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Mold Exposure Linked to Clinical Depression

MacFawn Fire & Flood Restoration - Thursday, January 21, 2016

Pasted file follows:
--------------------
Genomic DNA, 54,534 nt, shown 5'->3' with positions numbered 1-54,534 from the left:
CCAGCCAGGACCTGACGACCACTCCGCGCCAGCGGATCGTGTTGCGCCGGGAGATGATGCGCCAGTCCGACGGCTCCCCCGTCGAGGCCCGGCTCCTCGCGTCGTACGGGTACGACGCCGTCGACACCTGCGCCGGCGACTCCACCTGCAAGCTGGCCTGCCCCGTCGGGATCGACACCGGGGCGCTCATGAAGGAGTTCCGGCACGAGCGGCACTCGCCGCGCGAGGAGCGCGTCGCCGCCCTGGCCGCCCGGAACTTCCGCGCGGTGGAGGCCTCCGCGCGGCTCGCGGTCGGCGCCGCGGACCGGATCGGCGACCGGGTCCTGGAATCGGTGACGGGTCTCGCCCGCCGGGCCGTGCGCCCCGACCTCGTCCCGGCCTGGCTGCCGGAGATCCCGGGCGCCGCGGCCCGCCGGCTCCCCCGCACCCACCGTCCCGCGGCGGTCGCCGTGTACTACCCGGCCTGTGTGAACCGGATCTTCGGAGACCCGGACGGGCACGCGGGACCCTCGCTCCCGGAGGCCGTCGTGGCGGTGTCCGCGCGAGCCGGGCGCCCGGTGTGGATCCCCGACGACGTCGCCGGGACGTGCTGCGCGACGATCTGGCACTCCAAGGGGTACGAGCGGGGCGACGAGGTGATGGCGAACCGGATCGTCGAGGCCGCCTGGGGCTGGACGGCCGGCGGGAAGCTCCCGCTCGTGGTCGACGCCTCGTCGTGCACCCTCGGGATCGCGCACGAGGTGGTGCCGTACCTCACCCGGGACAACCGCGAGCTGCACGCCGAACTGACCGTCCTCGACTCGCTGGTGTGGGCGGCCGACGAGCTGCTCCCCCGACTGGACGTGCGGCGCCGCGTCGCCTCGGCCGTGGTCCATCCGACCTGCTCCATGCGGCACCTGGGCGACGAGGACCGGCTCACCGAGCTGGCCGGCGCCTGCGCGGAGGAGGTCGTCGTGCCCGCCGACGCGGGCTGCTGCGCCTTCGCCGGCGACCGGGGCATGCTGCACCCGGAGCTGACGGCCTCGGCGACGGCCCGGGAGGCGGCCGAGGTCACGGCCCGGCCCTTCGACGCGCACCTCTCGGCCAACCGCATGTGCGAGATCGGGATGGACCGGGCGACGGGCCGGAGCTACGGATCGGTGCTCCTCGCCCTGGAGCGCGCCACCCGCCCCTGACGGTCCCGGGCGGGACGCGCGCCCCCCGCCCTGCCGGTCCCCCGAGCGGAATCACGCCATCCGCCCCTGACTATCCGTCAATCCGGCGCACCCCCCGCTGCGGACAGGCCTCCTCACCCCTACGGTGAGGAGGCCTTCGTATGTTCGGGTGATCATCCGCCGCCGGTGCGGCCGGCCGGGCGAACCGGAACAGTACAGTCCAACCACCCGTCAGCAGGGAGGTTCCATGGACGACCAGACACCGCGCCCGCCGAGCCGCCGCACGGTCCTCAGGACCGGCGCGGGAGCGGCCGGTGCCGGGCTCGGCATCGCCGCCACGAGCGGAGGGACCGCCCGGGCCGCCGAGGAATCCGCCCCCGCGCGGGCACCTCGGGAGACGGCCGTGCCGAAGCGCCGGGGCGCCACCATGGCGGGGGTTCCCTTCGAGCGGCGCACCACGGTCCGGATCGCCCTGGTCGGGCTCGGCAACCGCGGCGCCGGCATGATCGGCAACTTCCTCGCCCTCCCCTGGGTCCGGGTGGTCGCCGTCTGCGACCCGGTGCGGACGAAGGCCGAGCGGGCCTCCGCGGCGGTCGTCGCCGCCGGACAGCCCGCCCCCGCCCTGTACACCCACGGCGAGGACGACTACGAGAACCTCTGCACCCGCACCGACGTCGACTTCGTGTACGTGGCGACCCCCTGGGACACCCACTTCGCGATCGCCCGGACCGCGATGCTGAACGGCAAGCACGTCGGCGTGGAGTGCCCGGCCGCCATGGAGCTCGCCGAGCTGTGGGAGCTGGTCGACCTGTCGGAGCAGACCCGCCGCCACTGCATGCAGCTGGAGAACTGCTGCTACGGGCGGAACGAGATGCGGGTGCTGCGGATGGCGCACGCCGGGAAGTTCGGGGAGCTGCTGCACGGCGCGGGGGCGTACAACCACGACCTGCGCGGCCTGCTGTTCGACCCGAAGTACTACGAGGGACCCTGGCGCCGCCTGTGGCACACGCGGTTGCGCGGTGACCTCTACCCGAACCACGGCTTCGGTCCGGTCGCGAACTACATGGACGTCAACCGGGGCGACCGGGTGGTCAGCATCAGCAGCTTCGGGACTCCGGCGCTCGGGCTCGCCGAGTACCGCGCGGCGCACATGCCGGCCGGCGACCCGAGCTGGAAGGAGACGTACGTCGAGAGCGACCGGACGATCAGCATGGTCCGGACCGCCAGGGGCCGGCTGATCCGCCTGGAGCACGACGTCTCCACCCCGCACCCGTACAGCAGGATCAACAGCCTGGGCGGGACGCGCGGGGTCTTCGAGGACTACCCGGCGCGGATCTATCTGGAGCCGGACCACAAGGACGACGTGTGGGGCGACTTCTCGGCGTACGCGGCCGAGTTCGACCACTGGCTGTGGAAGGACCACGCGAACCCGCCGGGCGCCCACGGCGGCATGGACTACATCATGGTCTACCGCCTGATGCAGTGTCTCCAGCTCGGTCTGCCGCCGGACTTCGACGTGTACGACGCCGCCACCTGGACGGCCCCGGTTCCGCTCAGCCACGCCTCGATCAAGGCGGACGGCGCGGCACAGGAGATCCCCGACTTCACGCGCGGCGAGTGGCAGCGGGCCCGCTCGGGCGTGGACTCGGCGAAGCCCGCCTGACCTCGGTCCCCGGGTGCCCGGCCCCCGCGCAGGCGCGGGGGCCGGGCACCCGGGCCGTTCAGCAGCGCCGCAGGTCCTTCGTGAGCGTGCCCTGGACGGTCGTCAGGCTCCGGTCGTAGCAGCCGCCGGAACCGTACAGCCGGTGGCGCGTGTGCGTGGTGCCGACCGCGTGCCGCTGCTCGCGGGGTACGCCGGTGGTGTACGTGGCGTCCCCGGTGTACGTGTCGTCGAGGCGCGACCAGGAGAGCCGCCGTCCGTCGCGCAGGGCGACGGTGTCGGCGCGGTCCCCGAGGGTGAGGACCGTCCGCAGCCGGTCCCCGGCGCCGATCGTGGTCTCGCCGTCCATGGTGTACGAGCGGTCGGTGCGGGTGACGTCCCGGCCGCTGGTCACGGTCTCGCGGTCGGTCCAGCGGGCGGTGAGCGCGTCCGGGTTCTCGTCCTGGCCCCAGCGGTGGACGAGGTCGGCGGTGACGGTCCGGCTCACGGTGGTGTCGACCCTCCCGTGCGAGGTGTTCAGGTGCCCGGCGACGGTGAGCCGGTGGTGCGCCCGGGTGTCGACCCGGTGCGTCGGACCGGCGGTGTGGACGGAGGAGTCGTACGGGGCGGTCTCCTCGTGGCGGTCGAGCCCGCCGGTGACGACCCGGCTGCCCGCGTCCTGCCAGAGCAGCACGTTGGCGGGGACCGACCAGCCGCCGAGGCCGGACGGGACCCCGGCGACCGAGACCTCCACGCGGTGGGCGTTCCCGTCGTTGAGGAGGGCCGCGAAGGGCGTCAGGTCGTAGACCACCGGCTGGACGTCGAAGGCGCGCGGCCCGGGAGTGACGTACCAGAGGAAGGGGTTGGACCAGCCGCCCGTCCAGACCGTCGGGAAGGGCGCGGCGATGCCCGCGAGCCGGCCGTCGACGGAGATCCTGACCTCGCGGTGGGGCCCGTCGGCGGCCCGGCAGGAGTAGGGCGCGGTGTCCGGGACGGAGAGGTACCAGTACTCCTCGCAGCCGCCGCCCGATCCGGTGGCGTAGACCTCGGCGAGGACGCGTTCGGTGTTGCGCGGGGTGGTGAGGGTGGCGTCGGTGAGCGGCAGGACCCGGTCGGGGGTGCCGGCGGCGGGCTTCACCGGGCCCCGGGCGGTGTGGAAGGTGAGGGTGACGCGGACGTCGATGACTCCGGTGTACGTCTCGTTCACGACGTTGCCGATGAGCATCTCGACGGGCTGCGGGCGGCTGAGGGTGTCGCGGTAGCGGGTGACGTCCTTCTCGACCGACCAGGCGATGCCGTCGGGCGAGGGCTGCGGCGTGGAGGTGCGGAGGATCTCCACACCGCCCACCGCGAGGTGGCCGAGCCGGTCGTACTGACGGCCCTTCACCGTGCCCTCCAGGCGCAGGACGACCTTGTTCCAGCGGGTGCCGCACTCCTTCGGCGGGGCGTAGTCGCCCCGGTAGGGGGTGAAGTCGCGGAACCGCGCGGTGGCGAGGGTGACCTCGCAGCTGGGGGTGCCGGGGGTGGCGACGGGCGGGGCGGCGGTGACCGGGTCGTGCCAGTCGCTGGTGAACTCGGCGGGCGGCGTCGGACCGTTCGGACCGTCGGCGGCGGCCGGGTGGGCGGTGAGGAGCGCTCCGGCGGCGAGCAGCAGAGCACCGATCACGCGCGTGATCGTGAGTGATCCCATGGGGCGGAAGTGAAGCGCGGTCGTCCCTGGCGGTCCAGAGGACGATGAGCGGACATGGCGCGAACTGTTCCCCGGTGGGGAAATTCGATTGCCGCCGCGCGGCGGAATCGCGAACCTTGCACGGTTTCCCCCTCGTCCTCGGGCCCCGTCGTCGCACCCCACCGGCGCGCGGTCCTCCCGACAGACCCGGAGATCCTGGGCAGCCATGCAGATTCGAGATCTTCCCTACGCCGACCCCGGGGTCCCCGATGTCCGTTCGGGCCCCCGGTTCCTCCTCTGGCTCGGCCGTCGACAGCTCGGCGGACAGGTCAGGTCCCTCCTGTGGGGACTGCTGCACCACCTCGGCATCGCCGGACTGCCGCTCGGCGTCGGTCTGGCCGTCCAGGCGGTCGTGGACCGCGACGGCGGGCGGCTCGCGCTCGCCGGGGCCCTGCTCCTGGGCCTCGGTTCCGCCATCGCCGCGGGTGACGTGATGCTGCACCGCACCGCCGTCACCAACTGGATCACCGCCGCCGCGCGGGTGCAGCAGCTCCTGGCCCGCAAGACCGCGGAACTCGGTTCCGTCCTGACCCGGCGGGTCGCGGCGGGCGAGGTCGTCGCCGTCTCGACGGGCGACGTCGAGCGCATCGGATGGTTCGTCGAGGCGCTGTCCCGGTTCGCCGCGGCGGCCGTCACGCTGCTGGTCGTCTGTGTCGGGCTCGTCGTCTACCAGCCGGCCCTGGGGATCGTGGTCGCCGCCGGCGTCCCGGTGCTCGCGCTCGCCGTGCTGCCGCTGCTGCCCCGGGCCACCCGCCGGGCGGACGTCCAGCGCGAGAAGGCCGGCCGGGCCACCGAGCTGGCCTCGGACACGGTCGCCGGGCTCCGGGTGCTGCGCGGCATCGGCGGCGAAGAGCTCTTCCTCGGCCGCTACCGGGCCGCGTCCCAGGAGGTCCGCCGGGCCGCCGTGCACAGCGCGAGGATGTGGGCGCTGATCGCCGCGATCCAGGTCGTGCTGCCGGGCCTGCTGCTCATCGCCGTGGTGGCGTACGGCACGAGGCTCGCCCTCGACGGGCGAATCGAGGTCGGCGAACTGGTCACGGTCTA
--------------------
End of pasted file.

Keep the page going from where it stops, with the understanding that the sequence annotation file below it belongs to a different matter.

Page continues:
Brown University Epidemiologist Edmond Shenassa first uncovered the link between mold exposure and clinical depression in 2007. His study was the largest at the time in examination of the correlates between mold and mental state(s) of the ~6,000 subjects. Interestingly, Shanassa first set out on this investigation with the ultimate goal of debunking earlier literature that suggested a link between mold and depression. This groundbreaking study opened Pandora's Box for scientists studying depression, since statistically speaking moving forward, controls for household mold would be a staple in any future studies.Mold's mycotoxins have historically been known for 'impeding function of the frontal cortex' the control center for behavior, socialization, problem solving and memory. Mycotoxicity has also been linked to a host of neurological infections including fungal meningitis. Interrupting neural circuitry that is essential in everyday activity can certainly result in behavior significant of DSM criterion for clinical depression, however the precise function of mycotoxin exposure and how it interrupts specific neural processes has yet to be uncovered.